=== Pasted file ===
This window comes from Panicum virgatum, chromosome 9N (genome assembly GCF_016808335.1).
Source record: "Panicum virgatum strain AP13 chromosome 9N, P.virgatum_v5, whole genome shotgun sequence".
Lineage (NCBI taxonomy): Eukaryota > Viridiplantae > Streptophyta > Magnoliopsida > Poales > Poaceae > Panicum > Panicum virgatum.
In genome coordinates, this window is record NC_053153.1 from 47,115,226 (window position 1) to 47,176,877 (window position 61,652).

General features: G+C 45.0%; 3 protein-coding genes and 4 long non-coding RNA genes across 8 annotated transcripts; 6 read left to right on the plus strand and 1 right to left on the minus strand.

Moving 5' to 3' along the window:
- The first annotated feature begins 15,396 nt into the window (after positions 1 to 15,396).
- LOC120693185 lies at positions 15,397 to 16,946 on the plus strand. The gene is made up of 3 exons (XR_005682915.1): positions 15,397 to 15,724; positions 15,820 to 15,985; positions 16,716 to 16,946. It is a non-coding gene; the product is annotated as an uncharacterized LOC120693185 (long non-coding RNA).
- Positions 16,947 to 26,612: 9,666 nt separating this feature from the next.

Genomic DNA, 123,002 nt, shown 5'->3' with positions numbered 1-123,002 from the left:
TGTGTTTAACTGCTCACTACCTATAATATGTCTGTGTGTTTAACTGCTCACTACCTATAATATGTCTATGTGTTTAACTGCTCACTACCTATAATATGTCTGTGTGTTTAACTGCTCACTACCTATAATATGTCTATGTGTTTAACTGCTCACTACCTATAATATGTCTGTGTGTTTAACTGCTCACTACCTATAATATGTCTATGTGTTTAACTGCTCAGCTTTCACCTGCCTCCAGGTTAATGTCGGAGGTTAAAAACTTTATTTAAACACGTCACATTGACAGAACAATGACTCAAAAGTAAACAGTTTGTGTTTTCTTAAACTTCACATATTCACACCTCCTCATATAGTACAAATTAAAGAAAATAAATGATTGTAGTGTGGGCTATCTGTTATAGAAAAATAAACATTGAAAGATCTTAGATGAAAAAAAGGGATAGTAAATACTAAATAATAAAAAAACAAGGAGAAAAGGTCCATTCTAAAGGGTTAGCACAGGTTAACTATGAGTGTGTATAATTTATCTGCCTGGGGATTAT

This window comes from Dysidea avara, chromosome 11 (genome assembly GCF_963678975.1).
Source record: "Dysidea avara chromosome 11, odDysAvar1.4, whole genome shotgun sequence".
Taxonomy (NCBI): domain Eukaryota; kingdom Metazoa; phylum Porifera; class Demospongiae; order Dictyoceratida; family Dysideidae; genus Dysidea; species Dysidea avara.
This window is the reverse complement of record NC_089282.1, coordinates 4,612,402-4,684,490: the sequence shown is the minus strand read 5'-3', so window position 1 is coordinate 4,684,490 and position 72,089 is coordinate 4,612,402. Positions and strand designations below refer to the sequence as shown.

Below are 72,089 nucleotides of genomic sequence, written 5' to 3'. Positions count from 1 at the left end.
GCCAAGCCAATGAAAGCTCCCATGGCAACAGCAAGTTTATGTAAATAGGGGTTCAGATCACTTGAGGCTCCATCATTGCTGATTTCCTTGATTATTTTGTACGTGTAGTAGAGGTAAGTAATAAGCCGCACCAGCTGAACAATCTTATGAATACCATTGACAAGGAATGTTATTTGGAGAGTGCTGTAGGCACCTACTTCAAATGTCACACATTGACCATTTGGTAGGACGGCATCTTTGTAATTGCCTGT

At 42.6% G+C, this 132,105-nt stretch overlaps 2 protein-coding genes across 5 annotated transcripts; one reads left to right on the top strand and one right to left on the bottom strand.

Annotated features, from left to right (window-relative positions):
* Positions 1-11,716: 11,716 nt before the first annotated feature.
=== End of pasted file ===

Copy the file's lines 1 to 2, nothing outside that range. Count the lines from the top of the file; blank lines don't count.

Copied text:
This window comes from Panicum virgatum, chromosome 9N (genome assembly GCF_016808335.1).
Source record: "Panicum virgatum strain AP13 chromosome 9N, P.virgatum_v5, whole genome shotgun sequence".